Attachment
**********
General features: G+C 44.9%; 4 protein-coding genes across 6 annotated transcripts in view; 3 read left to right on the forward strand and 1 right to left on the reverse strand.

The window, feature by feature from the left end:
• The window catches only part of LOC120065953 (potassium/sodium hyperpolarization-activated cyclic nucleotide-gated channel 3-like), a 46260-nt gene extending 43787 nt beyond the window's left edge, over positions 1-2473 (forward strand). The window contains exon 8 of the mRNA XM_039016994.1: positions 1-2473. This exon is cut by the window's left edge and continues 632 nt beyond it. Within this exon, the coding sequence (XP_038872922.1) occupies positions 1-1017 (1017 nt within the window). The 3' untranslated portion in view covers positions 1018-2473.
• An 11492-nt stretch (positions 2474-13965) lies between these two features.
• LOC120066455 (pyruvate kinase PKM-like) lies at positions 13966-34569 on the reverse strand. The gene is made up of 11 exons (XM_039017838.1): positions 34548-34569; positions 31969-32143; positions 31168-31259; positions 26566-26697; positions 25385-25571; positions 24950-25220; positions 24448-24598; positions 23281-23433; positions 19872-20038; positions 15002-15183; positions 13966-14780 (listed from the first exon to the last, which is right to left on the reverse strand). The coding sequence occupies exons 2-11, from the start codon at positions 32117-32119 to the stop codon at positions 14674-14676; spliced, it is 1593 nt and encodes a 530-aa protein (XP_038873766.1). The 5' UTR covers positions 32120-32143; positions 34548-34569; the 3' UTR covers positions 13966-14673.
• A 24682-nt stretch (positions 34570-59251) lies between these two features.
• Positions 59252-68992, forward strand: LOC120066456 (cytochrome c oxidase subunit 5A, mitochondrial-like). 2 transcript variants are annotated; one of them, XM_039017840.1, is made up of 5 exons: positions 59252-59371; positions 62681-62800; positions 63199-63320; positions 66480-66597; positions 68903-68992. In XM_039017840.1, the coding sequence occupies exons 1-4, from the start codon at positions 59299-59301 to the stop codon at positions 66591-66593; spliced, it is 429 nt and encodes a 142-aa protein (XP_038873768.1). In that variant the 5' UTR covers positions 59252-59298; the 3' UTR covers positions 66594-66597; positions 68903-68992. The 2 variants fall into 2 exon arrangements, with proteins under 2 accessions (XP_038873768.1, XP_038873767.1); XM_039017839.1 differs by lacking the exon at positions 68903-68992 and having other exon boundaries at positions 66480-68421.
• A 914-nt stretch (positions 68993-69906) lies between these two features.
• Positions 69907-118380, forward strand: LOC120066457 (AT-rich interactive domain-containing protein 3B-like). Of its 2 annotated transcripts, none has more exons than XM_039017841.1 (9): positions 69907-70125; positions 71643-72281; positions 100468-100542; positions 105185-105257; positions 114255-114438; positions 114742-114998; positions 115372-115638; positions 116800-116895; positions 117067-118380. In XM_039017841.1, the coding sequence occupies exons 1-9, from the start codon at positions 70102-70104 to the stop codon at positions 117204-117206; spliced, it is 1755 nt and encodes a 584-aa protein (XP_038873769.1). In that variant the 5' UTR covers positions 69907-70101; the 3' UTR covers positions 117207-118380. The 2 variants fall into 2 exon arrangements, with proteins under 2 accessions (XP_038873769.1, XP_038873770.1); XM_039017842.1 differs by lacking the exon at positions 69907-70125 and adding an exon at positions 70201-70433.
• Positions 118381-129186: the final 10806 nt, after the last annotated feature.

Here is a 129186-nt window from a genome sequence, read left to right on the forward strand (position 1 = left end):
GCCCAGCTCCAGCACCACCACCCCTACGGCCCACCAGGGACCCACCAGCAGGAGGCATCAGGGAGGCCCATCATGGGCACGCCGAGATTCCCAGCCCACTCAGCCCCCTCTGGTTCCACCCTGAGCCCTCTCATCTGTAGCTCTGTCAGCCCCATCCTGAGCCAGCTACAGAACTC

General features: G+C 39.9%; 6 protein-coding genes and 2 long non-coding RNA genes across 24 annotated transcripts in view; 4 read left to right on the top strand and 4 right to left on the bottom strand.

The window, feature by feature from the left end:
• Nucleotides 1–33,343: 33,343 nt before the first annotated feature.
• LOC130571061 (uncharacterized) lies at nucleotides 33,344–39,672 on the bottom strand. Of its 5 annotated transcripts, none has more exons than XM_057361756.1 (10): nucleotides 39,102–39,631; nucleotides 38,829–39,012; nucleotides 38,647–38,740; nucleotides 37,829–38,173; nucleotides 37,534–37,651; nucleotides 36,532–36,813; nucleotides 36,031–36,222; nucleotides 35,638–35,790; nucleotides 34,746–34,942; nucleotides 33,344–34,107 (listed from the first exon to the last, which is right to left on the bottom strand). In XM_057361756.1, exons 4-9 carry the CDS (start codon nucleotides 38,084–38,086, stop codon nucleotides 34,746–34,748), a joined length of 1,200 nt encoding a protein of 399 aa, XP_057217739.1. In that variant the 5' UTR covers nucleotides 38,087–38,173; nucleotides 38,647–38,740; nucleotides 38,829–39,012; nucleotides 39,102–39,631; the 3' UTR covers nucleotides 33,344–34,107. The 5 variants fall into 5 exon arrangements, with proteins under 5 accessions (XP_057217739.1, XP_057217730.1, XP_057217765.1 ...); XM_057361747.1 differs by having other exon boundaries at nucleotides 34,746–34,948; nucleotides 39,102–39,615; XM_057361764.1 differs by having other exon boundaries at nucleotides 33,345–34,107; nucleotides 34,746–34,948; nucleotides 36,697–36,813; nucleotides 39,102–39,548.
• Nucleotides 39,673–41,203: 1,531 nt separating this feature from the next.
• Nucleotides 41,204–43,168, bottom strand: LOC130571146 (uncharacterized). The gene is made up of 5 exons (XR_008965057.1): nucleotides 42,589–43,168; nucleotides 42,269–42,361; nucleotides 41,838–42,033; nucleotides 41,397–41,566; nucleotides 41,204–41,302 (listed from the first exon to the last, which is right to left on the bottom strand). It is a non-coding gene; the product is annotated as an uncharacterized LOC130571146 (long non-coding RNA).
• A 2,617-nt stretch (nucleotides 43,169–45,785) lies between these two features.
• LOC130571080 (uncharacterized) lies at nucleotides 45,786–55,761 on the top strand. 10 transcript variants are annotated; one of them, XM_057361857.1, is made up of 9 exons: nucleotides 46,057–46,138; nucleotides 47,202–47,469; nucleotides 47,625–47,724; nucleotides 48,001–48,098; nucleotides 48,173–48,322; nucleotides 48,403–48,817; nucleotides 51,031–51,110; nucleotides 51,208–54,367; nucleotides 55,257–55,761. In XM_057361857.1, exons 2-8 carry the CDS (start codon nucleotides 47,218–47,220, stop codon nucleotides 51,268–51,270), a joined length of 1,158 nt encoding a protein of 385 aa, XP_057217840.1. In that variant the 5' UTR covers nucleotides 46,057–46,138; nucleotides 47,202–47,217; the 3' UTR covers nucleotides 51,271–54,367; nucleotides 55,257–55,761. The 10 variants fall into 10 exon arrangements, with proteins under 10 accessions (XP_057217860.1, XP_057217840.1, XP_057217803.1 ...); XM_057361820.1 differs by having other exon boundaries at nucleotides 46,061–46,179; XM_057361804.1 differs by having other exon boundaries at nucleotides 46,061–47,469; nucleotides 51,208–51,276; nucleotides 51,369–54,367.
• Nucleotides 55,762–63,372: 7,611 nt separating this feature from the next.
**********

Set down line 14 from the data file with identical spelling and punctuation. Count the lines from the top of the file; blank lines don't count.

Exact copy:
The window, feature by feature from the left end: